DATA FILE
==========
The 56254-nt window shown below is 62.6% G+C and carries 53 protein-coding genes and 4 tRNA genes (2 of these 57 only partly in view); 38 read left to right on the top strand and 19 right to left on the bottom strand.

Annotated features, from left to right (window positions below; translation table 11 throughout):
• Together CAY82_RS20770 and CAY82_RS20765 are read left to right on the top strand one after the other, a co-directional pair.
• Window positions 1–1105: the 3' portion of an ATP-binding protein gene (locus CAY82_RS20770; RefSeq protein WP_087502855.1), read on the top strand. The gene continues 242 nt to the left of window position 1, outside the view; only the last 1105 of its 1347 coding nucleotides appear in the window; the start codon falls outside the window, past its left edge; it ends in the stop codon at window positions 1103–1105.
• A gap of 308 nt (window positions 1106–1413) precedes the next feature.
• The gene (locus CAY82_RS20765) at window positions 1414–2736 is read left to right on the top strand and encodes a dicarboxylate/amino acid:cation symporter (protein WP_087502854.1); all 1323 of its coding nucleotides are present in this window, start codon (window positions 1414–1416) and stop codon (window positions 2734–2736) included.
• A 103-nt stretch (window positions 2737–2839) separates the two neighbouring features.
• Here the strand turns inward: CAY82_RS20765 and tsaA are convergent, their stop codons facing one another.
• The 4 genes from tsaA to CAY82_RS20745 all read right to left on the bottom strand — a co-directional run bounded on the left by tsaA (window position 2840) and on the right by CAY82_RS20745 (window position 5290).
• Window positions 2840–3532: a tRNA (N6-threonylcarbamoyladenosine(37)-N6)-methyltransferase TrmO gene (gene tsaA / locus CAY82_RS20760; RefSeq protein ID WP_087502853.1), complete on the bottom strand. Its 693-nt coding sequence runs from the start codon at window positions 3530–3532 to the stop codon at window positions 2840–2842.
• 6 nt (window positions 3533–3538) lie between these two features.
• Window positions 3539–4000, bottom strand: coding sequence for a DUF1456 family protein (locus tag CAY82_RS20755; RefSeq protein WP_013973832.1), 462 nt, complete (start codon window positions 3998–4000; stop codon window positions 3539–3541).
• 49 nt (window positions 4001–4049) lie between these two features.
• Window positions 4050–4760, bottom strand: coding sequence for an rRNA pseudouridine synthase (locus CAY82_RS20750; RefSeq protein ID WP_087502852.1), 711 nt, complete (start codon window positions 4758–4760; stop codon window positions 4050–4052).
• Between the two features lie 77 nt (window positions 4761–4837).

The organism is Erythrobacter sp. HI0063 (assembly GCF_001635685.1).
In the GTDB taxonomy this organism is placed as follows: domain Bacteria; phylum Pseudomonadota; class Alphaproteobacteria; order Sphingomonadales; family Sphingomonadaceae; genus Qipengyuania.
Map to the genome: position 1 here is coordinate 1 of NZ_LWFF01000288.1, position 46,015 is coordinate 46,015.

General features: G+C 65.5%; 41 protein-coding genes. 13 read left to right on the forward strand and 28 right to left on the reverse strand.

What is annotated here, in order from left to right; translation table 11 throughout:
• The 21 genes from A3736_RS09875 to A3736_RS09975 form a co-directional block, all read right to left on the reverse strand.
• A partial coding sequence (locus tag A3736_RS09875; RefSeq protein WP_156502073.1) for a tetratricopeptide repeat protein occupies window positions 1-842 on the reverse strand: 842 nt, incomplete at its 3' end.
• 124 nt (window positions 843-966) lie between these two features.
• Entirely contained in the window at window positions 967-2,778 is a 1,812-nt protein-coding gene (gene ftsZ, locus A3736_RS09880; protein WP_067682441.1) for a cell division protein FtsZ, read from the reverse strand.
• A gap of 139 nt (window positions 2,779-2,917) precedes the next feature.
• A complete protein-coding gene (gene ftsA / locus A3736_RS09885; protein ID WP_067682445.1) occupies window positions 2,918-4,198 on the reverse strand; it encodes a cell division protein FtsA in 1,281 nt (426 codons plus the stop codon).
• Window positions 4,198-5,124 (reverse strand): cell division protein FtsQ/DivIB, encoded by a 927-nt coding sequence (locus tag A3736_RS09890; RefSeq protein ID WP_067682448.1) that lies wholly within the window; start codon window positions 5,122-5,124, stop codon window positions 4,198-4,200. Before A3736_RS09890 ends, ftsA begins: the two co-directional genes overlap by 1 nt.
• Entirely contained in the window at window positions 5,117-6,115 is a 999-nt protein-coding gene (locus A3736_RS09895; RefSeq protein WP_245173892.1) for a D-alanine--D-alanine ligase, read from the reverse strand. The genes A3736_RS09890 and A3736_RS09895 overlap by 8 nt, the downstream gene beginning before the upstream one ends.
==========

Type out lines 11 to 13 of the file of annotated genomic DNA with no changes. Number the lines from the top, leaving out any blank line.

• 6 nt (window positions 3533–3538) lie between these two features.
• Window positions 3539–4000, bottom strand: coding sequence for a DUF1456 family protein (locus tag CAY82_RS20755; RefSeq protein WP_013973832.1), 462 nt, complete (start codon window positions 3998–4000; stop codon window positions 3539–3541).
• 49 nt (window positions 4001–4049) lie between these two features.